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The Squid Game

Feb 16, 2022
  • Li Zheng

    Assistant Research Processor, China Institutes of Contemporary International Relations

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The South Korean drama “Squid Game” was a phenomenon in 2021. Its effects beyond cultural consumption and triggered global discussion and reflection. The Squid Game is more sophisticated than previous survival games. Participants are not without a choice. They choose to join because of various pressures in the real world.

Behind the popularity of the drama in the West is the grim reality of a widening wealth gap and limited upward social mobility, which form the background for political infighting and rising populism in many developed countries.

The U.S.-led neoliberal globalization has been advancing for the more than two decades since the beginning of the new century. The movement has triggered the biggest redistribution of wealth and industry in the world in a hundred years. Western multinational corporations have taken the lion’s share. Most developing countries have also enjoyed development. Since the financial crisis, however, imbalances in the globalization process have increased, and all economies have become more nominal. People see wider and deeper wealth gaps around them. As Western countries attempt an economic bailout through injections of liquidity, capital gains have been growing significantly faster than gains from labor. While low-income groups face rising costs of living, speculators wantonly using capital leverage have benefited the most from government rescue packages.

Since the start of the COVID-19 pandemic, the phenomenon described above has been developing in a more dangerous direction. The impact has lasted far longer than that of the financial crisis, landing more people in heavy debt and adding unprecedented mental pressure. In the Republic of Korea, the birthplace of the dystopian drama, 40 percent of the labor force only work part-time and do not have access to adequate health care or pensions. The country is among those with the highest elderly suicide rates in the world. The U.S. and other Western countries face a similar situation, and significant increases of violent robberies.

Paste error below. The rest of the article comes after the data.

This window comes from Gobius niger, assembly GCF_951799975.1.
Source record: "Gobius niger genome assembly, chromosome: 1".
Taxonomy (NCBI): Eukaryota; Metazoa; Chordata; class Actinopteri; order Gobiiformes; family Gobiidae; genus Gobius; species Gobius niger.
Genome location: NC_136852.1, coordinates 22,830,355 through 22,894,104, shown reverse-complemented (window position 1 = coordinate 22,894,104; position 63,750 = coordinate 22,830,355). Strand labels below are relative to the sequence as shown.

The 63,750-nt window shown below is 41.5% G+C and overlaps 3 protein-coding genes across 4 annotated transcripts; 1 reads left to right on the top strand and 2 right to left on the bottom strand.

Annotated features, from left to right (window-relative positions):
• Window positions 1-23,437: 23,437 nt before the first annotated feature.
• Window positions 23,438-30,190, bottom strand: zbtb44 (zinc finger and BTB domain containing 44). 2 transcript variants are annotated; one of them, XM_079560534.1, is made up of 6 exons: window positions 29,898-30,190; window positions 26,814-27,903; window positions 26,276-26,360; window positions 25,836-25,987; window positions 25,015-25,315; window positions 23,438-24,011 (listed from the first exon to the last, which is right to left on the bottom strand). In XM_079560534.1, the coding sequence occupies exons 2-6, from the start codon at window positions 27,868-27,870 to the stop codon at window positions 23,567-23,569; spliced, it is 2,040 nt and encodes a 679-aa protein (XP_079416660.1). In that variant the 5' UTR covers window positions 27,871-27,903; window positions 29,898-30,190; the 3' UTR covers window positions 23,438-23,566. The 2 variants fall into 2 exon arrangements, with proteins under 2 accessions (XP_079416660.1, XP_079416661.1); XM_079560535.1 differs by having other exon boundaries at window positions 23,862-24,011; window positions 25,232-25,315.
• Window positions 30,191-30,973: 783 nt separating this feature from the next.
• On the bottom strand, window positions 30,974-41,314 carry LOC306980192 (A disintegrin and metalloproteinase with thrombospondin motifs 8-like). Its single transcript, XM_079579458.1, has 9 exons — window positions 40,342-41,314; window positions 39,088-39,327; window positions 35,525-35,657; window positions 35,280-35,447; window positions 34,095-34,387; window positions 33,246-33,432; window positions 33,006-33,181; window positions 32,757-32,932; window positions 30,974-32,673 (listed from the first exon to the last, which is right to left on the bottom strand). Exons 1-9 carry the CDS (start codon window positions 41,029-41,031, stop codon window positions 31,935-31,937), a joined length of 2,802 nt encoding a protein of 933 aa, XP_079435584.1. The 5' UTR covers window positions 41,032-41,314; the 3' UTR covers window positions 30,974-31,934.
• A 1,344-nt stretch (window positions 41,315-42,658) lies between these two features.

The neoliberals argue that the wealth gap is a temporary phenomenon that does not affect an individual’s equal opportunity in market competition. But they underestimate the power of capital and technology combined. In the era of deepened IT application and globalization, data, algorithms and capital form a closer community, boosting the ability of capital to shape society. Capital-driven algorithmic recommendations distort market competition and wealth redistribution, significantly restricting the social mobility of the underprivileged and needy populace.

Such is the main backdrop to the Chinese government’s push for common prosperity. In recent years, the Chinese people’s demand for housing, health care, education and other areas of livelihood and well-being have increased significantly. Common prosperity has become the chosen systemic solution to these costs of development.

Compared with social equity policies in some Western countries, the common prosperity proposition features prominently in the following three aspects: 

First, China stresses the importance of enhancing its level of development through globalization. Common prosperity is a long-term goal, not a fait accompli. The government expects to achieve the goal initially in 15 to 30 years. In the meantime, China still needs to build up — through further modernization, reform and opening-up — the material base and technological capacity for common prosperity as the ultimate end. China will not follow Western countries’ path of protecting low- and middle-income groups’ with protectionism or by preventing industrial transfers. Nor will it blindly choose absolute fairness at the expense of efficiency.

Second, China stresses the need to erect “traffic lights” for capital and to address the main causes of the wealth gap. Capital plays a positive role in production and innovation and is an important means to mobilize social resources allocation. It is neither omnipotent nor harmless, but its ability to shape the market and social order must not be underestimated. China’s common prosperity goal is not against capital across the board. It is designed to set new rules and implementation pathways for capital and seek a balance between the incentives and additional costs of capital. The current focus is to regulate capital and prevent price bubbles in areas important to people's livelihoods.

Third, China stresses sustainable development as a guide to values and consumer attitudes, thus making affluence more friendly. With a population of 1.4 billion, China’s achievement of common prosperity will certainly have a broad global impact and set an example for other populous developing countries. As its development process has been confronted with more environmental and resource constraints, China has become more aware of the limitations of affluence. The Chinese government advocates a minimalist, modest, green and low-carbon lifestyle and will not copy the American style of luxury and overconsumption.

These differences have set China on a path toward common prosperity that is different from that of the West. It hopes to explore a new Chinese solution, which, together and in competition with the Biden administration’s “Build Back Better” program, can steer countries’ attention back to their own people’s livelihoods. The race has just begun, and China and the U.S. are running neck and neck.

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